Most organisations are realising the importance of considering the impact they have on society. These impacts can be environmental, economic or social (EES) and in most cases are interlinked where each one can create impacts on the other two. Organisations are also realising that EES impacts can effect their operations and profitability. These impacts can come from climate change, extreme weather events, changing economic conditions and social disorder or from impacts the organisation has created through its business activities. Examples can include man made disasters such as Exxon Valdez, Bhopal and BP’s Gulf of Mexico incidents, natural events such as floods and tsunamis which have effected Japan and Thailand and social examples such as the reaction to Lynas operations and bauxite mining in Kuantan, Malaysia.
Organisations are also being pressured through regulatory change to consider these sustainability issues. Bodies such as stock exchanges in Malaysia, Singapore, Thailand and India are increasingly asking their listed companies to “comply” with sustainable reporting requirements or “explain” why not. Pressure is also being applied indirectly through the supply chain with organisations being asked to vouch for the credibility of their supply chain. Recent examples in the palm oil sector are a case in point where customers have boycotted large plantation companies because of supply chain issues. Other stakeholders such as NGOs, minority shareholders, employees, communities are increasingly demanding a say in how organisations operate.
Investors are also becoming more conscious of the actual and potential EES impacts of those with whom they wish to invest. Human rights and human trafficking are becoming important considerations for investors. The recent UK Modern Slavery Act 2015 and the Corporate Manslaughter and Corporate Homicide Act 2007 are clear examples where those creating EES impacts are being held accountable and the failure to comply with these Acts would deter investors.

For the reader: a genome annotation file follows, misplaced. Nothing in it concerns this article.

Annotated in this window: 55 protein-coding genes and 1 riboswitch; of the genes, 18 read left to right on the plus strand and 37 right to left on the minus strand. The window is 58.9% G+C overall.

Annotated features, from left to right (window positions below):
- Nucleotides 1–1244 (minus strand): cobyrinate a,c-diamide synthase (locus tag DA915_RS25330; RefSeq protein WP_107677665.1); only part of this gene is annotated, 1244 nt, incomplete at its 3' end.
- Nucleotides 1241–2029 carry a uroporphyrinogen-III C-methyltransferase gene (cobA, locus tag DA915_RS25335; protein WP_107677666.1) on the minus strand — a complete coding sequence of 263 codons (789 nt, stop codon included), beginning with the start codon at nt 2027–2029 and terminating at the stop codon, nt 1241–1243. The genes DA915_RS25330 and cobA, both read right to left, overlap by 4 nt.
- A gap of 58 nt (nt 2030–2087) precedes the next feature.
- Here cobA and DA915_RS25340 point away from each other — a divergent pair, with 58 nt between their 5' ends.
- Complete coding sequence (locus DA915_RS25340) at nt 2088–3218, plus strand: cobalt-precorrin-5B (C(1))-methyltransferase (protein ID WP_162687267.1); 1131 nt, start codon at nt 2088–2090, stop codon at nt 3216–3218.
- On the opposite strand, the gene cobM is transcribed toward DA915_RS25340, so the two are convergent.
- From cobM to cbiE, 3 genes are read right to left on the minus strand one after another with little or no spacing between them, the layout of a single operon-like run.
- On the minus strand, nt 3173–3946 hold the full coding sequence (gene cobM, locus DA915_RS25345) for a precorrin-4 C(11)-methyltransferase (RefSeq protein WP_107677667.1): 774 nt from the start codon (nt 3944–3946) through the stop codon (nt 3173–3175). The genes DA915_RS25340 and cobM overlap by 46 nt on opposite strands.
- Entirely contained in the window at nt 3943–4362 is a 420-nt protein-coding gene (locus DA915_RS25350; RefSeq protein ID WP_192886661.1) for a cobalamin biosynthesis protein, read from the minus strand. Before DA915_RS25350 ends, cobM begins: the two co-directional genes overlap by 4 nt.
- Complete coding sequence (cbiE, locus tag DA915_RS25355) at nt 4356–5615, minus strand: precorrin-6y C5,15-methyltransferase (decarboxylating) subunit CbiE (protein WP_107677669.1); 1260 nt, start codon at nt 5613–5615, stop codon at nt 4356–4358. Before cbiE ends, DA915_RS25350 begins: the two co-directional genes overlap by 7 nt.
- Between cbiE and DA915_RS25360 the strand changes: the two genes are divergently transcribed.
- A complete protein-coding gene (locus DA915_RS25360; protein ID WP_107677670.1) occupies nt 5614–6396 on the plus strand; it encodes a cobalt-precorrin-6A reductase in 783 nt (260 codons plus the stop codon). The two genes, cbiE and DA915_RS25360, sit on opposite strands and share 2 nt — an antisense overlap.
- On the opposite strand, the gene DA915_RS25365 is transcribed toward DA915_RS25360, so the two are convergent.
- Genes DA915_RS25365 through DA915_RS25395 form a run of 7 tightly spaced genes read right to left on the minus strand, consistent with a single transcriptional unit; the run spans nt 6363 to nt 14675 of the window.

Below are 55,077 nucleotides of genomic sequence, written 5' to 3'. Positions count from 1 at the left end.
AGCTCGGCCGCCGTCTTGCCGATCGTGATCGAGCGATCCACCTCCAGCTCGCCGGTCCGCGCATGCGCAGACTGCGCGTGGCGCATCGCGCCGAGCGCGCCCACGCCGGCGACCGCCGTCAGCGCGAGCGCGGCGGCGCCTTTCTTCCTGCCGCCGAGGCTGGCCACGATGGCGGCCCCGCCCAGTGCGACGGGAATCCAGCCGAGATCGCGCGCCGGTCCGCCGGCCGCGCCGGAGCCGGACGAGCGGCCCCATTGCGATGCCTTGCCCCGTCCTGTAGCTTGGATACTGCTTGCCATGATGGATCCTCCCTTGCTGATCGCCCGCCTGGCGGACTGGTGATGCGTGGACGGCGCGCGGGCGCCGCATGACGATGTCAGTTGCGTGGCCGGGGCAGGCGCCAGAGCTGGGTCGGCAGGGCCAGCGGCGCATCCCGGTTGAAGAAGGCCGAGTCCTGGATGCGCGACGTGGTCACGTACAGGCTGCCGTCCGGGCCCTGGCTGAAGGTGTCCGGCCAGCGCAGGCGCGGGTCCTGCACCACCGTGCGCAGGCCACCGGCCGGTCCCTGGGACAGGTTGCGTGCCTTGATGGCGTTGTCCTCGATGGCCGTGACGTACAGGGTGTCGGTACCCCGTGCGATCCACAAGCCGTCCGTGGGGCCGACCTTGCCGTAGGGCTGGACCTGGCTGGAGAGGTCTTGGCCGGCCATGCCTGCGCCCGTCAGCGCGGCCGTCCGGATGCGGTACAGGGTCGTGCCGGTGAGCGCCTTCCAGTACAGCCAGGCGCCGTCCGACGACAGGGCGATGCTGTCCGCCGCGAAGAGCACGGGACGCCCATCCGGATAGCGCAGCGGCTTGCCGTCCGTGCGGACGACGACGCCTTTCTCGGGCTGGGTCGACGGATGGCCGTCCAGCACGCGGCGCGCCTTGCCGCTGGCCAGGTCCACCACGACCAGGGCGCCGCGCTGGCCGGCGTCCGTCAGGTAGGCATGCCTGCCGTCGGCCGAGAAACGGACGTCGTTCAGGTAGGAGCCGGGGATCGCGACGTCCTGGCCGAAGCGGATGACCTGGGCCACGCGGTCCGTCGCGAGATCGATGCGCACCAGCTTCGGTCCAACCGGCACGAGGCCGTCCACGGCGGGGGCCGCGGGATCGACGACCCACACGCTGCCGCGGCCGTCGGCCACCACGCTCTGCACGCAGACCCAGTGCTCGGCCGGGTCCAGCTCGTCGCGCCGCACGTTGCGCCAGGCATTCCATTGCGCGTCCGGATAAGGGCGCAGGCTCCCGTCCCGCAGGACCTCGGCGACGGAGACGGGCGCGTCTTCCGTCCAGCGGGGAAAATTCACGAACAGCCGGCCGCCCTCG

Sustainability and sustainable development are becoming central to best practice management and organisations that are not following that path may find themselves out of business in the not too distant future.
Management systems offer a cost effective method of managing an organizations… more
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Another IOSH Managing Safely training successfully delivered at the Westin Hotel KL on 22-24 October. This time it was a public training with participants from the oil & gas, facilites management, hospital and construction sectorsRead More
SHEMSI delivered the final Sustainability Reporting for Practitioners Training on behalf of BURSA Malaysia for listed companies for this year on 21-22 October. We are very appreciative to BURSA for appointing us as their trainer and are looking forward to next year’s sessions.Read More
Another GRI Standards Certified Training on sustainability reporting successfully delivered on 14 – 16 October 2019. Thank you participants including those from other parts of the world like Bangladesh.Read More
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